Today in the Wall Street Journal, Joseph DeAvila writes about the opportunity sports fans have for the BCS National Championship game on Thursday night. Close to 80 theaters across the nation will offer fans a Three-Dimensional viewing of Florida Gators and the Oaklahoma Sooners battling it out for the national title. Fox Sports has been putting 3-D to the test, most recently with an NFL game, and also mentioned that NASCAR's season opening Daytona 500 may also have 3-D broadcast.
The introduction of more regular 3-D programming seems to be the next step in television, despite having been developed decades ago. Technological advancements like High Definition Television make the high quality imaging more possible.
I find two aspects of 3-D sporting events fascinating. First, the quality of the broadcast is most-likely phenominal. Using theater surround sound, and huge projection screens would the stadium seating into a theater into a "satellite" stadium section. Second, using theaters as the destination for the watching games in 3-D may create a whole new market for attracting customers to movie theaters creating an additional revenue stream for them.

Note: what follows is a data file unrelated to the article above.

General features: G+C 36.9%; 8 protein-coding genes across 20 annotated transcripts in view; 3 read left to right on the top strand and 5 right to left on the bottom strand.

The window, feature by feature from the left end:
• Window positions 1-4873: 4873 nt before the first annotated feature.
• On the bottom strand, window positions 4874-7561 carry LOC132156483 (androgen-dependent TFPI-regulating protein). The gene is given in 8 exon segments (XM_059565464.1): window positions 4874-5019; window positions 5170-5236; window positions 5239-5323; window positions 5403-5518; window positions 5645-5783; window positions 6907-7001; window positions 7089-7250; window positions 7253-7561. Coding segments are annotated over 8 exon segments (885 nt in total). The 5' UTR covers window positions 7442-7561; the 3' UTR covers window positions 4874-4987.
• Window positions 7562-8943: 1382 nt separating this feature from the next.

The only downside to a theater environment for watching sporting events is the environment. As movie-goers, we are conditioned to be quiet during films and not to engage in conversations. Sports fans are used to watching events in noisy stadiums, drinking at bars, sitting at home while entertatining friends, cursing the referees, high-fiving, and discussing the next play call. While the veiwing experience only becomes more enhanced, creating a similar atmosphere will be the primary challenge.